• Furthermore, don’t close the entry points like holes or wall gaps before you are sure the rats have gone out. If not, the rats who have eaten the combination may not be able to leave and may end up dying within your home. It’s not what you want your house to smell like dead rats.

How Long Does It Take for Plaster of Paris to Kill a Rat?

Rats usually die after 2-4 hours of ingesting plaster or Paris. The average time a rat takes to digest meals is 2 hours. However, the time it takes for the plaster of Paris to work is determined by the amount devoured by the rats. The higher the sum, the later they die.

The rats eat the plaster of Paris. It hardens in their stomachs, causing discomfort. Because they are unable to vomit, they get terrified and seek water. When rats drink water, the plaster of Paris hardens and becomes sticky. This causes the rats to die from bloating because they can’t get rid of it.

Is It Safe To Kill Rats With Plaster of Paris?

Yes! Plaster of Paris is safe to use as long as children and pets do not get into it. Make sure that your children and pets don’t come into contact with it. It’s best to do this at night when everyone is asleep. Remember to remove the bait before everyone wakes up.

In addition, using the plaster of Paris to kill rats is not recommended. It can harm humans and animals. Plaster of Paris is a white, powdery material that becomes firm when combined with water. It is frequently used for mold-making and other crafts projects. Rats can eat plaster of Paris, but it’s not okay. There are better, kinder ways to control them.

Drawbacks of Using Plaster of Paris

The phrase “Rat Balls” describes a popular technique for luring rats with plaster of Paris. The idea is to combine equal portions of plaster of Paris with flour, maize meal, or any other granular food. Next, this mixture is molded into balls by adding moisture until it takes on the consistency of dough.

You scatter balls in the house so rodents eat them and become fatally constipated. There is a major disadvantage to this approach, though. The usage of water in this recipe is the issue. The plaster of Paris hardens when it touches water, which is a problem for the rat. The rat needs the bait to be wet.

Moreover, since rats are picky eaters, they are unlikely to ingest much of the formed mixture. Even if they manage to consume some of it, the small amount of plaster is unlikely to harm them.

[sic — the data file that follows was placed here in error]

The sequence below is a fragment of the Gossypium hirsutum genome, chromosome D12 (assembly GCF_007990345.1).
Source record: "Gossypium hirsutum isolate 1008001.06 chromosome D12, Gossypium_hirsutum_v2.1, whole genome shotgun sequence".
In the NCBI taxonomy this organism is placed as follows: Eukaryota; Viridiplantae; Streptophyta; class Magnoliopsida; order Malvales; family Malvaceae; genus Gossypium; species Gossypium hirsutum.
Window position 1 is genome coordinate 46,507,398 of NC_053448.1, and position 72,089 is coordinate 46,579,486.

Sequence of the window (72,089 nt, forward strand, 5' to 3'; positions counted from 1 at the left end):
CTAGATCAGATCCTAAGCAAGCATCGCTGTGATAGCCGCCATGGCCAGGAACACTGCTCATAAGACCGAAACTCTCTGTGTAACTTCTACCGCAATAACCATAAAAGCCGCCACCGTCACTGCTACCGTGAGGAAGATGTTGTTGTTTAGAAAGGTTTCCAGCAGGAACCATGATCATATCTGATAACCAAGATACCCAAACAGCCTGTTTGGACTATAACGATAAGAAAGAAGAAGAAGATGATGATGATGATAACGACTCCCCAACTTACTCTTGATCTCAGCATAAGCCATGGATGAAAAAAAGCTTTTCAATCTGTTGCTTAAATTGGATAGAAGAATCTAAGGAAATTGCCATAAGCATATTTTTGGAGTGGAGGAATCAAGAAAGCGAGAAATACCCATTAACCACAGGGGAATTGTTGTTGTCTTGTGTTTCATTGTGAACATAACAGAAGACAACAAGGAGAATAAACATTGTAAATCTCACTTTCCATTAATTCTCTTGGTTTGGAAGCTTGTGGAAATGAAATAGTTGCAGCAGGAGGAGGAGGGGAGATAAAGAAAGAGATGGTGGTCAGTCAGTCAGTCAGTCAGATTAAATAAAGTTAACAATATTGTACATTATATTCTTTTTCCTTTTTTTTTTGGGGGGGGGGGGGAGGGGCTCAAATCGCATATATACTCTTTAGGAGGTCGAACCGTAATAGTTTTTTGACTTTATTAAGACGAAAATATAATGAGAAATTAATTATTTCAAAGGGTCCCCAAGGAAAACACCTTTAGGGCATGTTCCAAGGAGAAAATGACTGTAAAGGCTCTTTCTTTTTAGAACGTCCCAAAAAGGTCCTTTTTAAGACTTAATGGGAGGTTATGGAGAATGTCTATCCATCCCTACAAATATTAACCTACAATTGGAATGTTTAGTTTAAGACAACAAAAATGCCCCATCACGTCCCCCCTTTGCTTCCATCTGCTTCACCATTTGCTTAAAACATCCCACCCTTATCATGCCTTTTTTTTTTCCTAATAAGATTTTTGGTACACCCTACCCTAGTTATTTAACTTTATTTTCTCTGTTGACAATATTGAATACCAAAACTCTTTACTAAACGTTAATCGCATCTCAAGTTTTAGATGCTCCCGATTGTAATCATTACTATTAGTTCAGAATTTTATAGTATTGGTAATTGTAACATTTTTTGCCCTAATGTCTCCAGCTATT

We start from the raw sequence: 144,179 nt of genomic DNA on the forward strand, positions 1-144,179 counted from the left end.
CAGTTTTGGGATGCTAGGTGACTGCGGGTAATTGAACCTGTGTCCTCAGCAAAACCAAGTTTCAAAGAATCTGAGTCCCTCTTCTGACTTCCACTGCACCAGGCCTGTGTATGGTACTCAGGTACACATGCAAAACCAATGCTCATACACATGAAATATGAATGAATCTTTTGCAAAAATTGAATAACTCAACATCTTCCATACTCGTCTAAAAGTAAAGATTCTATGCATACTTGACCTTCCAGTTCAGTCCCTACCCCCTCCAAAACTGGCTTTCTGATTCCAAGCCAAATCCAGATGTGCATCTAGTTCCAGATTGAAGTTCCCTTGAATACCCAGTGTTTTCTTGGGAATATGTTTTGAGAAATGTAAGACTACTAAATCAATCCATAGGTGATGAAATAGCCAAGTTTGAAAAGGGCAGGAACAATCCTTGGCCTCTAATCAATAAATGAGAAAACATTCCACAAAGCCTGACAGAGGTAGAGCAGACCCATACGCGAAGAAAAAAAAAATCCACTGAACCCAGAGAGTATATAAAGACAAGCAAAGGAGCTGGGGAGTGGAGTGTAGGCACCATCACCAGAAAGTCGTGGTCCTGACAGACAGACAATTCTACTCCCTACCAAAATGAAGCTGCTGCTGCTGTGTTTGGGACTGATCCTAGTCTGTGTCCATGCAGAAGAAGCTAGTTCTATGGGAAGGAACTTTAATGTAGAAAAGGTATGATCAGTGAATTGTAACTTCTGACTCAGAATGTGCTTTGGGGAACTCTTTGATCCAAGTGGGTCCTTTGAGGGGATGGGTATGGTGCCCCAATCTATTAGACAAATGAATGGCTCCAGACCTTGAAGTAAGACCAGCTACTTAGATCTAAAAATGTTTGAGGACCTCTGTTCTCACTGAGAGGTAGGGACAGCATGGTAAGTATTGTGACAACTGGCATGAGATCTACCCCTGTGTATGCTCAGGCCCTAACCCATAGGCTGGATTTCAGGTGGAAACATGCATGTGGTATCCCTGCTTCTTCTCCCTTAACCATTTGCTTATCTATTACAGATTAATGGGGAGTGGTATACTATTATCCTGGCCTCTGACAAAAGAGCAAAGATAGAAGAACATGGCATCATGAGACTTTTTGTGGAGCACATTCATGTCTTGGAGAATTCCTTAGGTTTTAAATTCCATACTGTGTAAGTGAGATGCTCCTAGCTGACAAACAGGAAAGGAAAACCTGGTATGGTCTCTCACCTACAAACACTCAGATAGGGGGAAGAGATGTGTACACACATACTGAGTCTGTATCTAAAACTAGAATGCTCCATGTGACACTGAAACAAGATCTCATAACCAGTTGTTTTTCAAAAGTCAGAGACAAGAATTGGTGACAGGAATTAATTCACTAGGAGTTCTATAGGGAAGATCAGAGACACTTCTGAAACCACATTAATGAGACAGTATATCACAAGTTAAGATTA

Final Verdict

Rats are the most common and dangerous rodents. Once inside your home, it’s always a challenging task to get rid of them. You can use various methods to remove them, including Plaster of Paris. Yet, removing them with POP is also a difficult task, because it doesn’t kill them directly.

To make bait, mix POP with a rat’s favorite food, like chocolate powder, cheese, peanut butter, or oatmeal. The rats suffer a horrible death even if this strategy seems quite persuasive. 

If you want to avoid hurting animals, don’t use plaster of Paris to control rats. But, if hygiene and the health of your family concern you, you can use this method. So, choose the option wisely!


Yes, you can use Plaster of Paris to kill mice. It contains calcium hydrate that converts into a solid mass in mice’s stomachs. So, whenever you make a Plaster of Paris bait with any allurement, you can kill them of bloating. 

Yes, a mouse can chew through plaster. Mice are rodents, which means they must constantly gnaw on items to grind down their front teeth. Once inside your house, they can eat through anything, even plaster, to get into your walls.

Although cement doesn’t directly kill the rats, you can mix it with other things to ward off them. The idea is that when the rats eat the mixture, it will harden in their stomachs and cause their death. However, it’s not a recommended method to kill rats.

Yes, rats can easily get through the plaster. Rats can chew through plastic, pipes, and wiring. They can also damage your plaster ceiling and walls. Therefore, hurry to get rid of these pests if you find gnaw marks on your ceiling.


Hernigou, P. Plaster of Paris: the orthopaedic surgeon heritage. International Orthopaedics (SICOT) 40, 1767–1779 (2016).